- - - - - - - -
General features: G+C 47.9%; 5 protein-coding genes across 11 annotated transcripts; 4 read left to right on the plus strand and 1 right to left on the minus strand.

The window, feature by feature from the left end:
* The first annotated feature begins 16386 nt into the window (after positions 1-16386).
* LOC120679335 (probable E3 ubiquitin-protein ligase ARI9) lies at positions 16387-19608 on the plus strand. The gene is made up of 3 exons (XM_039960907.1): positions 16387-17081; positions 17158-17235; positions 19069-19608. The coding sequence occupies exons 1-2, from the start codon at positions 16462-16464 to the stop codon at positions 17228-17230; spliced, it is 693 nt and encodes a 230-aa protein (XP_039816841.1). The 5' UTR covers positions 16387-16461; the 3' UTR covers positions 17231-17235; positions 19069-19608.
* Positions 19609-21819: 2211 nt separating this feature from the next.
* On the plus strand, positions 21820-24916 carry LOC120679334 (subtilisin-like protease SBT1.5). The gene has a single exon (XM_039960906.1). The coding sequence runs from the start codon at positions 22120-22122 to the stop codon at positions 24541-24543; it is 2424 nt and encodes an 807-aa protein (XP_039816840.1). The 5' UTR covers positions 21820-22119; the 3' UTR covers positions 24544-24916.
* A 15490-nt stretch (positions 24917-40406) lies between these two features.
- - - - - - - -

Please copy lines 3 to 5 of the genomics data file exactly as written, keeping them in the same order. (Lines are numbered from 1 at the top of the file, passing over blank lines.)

* The first annotated feature begins 16386 nt into the window (after positions 1-16386).
* LOC120679335 (probable E3 ubiquitin-protein ligase ARI9) lies at positions 16387-19608 on the plus strand. The gene is made up of 3 exons (XM_039960907.1): positions 16387-17081; positions 17158-17235; positions 19069-19608. The coding sequence occupies exons 1-2, from the start codon at positions 16462-16464 to the stop codon at positions 17228-17230; spliced, it is 693 nt and encodes a 230-aa protein (XP_039816841.1). The 5' UTR covers positions 16387-16461; the 3' UTR covers positions 17231-17235; positions 19069-19608.
* Positions 19609-21819: 2211 nt separating this feature from the next.